Rome, a city with a rich history that spans more than two thousand five hundred years clearly wasn’t built in a day. It once served as the capital of the Roman Kingdom, followed by the Roman Republic and then the Roman Empire. Today, it continues to function as the capital of Italy. No wonder, Rome is known as the Caput Mundi or “Capital of the World”, thus the adage ‘all roads lead to Rome’.
Dan Brown’s bestseller, Angels & Demons was what first piqued my curiosity about Rome when I read it some years ago. Until recently, exploring Rome was all but a dream. However, I couldn’t have been more ecstatic than to find out from hubby that my dream was finally going to materialise in August. He was selected to attend the week-long European Society of Cardiology (ESC) annual congress that took place in Fiera di Roma (1-hour train ride from the city centre) and as usual, I just tagged along.
We booked our flight with Qatar Airways via Kayak for RM3728.90 per person inclusive of taxes. I’m not sure how many of you realise it, but trust me that Kayak is actually where you get the best deals ever. Expedia used to be our favourite site but after days of research and comparison, we’ve since come to the conclusion that nothing beats Kayak. Best of all, its prices fluctuate everyday and if you have the patience, just keep monitoring your preferred flight everyday until its price falls within your budget.
Up until now, Qatar Airways is probably the best airline we’ve ever taken. The transit time at Hamad International Airport, Doha was less than 3 hours. This airport is arguably the most modern and posh airport we’ve been to so far.
We arrived at the Fiumicino (Leonardo da Vinci) Airport in Rome at 6:10am in the morning. The morning breeze was cooling at about 18°C, just comfortable for the summer. We booked 5 nights accommodation at Residenza Leonina via Expedia for RM1701.53 (10% discount code: MAYBMYHOLIDAY) inclusive all taxes except for Rome’s city tax (€3,50 per person per night), which was remitted directly to the hotel. Our room was of a reasonable size with almost all the necessary amenities befitting an apartment. Interestingly, the apartment also had a rooftop terrace, a feature which is not uncommon in Rome. On top of that, we were granted room service every other day.
The reason for selecting this apartment was because it was just a 2-minute walk from the Cavour metro station(mode of transportation to hubby’s congress – Fiera di Roma) and central enough for us to explore all the places of interest on foot. It costed us €35 (RM165) for a cab from the airport to Residenza Leonina on our day of arrival.
The easiest way to get around Rome would be through its metro and train systems. An individual ticket within the municipality of Rome costs €1,50 (RM7.10). Fortunate for us, hubby’s congress registration came with 10 complimentary tickets, thus saving us some traveling expenses. Be sure to download its map onto your mobile device if you’d like a hassle-free travel. Oh, don’t be overly concerned about your safety as I can assure you that Rome’s metro and train systems are one of the safest in Europe (definitely safer than Paris’). At least 2 soldiers were seen patrolling every metro and train station at all times. This is why even I dared travel around on my own on the few occasions when hubby was at the congress.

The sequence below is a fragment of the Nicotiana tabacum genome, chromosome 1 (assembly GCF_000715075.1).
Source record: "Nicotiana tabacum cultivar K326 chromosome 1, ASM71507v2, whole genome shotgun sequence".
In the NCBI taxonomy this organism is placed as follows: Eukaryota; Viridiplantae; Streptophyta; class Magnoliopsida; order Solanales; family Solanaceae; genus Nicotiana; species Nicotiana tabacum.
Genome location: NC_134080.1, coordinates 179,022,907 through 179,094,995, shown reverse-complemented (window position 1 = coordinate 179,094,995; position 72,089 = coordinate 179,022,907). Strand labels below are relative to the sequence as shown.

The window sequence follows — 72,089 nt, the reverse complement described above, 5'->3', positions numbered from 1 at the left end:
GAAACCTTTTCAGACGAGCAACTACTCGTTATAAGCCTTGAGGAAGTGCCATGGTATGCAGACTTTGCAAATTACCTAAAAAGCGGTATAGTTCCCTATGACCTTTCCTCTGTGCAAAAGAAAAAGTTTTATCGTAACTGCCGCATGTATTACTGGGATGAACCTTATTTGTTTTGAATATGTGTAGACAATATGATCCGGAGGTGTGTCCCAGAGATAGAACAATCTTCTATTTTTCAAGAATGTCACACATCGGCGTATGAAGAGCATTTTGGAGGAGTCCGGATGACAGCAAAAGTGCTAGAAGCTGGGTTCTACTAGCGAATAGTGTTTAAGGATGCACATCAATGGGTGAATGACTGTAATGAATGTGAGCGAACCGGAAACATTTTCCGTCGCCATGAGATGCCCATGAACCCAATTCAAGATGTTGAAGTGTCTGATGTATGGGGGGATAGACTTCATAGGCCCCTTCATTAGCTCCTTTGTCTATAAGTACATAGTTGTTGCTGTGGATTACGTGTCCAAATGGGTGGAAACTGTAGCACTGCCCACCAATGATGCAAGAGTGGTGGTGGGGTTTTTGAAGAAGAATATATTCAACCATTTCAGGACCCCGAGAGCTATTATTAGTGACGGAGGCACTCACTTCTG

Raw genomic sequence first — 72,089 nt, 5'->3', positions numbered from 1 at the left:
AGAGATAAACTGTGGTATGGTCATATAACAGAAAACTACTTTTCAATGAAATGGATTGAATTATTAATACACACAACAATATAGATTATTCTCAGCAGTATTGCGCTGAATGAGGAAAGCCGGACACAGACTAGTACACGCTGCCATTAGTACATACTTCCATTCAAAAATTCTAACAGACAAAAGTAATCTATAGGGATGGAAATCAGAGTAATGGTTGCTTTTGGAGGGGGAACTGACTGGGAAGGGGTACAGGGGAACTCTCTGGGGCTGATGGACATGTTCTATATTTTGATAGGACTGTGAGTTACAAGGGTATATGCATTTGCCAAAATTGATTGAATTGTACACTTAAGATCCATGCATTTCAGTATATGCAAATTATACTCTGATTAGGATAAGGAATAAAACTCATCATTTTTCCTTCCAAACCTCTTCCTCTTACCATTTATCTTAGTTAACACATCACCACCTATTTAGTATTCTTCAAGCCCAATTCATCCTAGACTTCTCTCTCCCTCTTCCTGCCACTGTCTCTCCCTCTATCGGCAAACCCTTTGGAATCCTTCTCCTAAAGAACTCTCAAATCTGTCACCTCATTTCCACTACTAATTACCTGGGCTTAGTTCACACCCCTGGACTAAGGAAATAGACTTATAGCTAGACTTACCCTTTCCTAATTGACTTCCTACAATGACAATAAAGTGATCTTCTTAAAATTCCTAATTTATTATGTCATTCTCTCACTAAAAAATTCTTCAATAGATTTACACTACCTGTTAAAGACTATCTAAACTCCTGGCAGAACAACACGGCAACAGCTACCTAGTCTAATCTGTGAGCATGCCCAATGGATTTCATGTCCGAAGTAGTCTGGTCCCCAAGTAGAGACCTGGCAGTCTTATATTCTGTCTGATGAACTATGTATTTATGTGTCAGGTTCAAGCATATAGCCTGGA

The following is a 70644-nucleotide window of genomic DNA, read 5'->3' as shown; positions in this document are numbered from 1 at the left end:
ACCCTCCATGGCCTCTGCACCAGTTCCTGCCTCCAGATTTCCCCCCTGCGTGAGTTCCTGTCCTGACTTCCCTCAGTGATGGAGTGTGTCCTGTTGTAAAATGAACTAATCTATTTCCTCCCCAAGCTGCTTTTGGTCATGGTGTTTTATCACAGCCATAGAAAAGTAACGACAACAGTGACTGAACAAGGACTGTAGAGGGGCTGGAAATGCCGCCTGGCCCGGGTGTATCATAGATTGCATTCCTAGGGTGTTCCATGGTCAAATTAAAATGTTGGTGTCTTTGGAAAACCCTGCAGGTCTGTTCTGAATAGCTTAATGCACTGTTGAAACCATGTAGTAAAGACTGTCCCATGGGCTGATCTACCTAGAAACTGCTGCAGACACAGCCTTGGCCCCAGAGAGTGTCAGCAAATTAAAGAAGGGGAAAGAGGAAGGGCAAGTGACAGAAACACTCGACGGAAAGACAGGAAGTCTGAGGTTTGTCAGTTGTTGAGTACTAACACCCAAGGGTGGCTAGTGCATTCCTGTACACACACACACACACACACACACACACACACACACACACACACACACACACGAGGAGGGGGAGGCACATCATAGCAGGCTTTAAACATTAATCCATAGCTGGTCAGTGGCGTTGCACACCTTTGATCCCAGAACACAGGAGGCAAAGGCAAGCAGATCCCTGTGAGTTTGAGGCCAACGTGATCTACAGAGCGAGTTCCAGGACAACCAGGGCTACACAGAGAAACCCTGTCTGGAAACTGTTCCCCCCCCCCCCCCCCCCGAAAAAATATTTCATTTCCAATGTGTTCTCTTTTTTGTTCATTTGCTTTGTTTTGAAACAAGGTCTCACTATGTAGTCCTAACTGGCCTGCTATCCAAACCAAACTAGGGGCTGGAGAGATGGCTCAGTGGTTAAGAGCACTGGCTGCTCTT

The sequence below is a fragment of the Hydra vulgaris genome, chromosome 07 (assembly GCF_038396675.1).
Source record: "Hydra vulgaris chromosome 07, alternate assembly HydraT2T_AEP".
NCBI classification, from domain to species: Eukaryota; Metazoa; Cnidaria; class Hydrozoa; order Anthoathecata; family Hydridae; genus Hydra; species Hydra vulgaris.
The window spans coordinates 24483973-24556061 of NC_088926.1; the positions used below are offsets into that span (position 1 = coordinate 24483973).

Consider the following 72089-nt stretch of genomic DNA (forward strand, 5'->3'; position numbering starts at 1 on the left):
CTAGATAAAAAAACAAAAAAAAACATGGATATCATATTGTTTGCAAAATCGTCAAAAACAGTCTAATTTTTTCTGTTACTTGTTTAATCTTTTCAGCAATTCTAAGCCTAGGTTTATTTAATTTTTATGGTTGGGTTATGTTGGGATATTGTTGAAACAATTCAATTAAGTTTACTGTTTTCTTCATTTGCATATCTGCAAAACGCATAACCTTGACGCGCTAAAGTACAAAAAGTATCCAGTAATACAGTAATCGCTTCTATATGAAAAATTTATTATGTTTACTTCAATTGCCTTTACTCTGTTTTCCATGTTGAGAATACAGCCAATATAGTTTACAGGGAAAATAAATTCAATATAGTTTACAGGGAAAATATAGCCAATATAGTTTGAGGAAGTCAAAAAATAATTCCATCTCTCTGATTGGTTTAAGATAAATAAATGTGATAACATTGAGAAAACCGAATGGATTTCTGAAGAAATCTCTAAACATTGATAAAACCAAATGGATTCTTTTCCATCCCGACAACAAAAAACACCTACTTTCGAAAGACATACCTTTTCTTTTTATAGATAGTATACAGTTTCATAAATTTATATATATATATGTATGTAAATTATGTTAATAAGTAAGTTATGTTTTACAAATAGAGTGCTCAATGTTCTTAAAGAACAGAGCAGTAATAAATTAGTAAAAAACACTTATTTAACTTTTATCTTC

If you decide to stay within Old Rome like we did, most places of interest would be within your reach by just walking. It would also be good exercise for you, all the more when you are definitely going to indulge in Rome’s fabulous gastronomic experience. Besides, you will be able to experience how walking on cobblestone roads is like. Oh, cycling is another great option to get around too and summer is just the perfect season to be doing so.
Despite being busy with the congress, hubby allocated some time for us to explore this magnificent city together. Basically, Rome is a sprawling museum by itself with so many archaeological sites, monuments, basilicas, cathedrals, churches, temples, etc scattered throughout the entire city. All these are sure to satisfy a history or architecture buff’s curiosity.
In the past, hubby and I would try to hop to as many cities as possible when we were in a particular country, but nowadays we prefer to just stay put in just one city and explore it thoroughly. This in a way is less stressful, we get to spend more time experiencing the culture of that city and we have reasons to come back to that country (to visit other cities).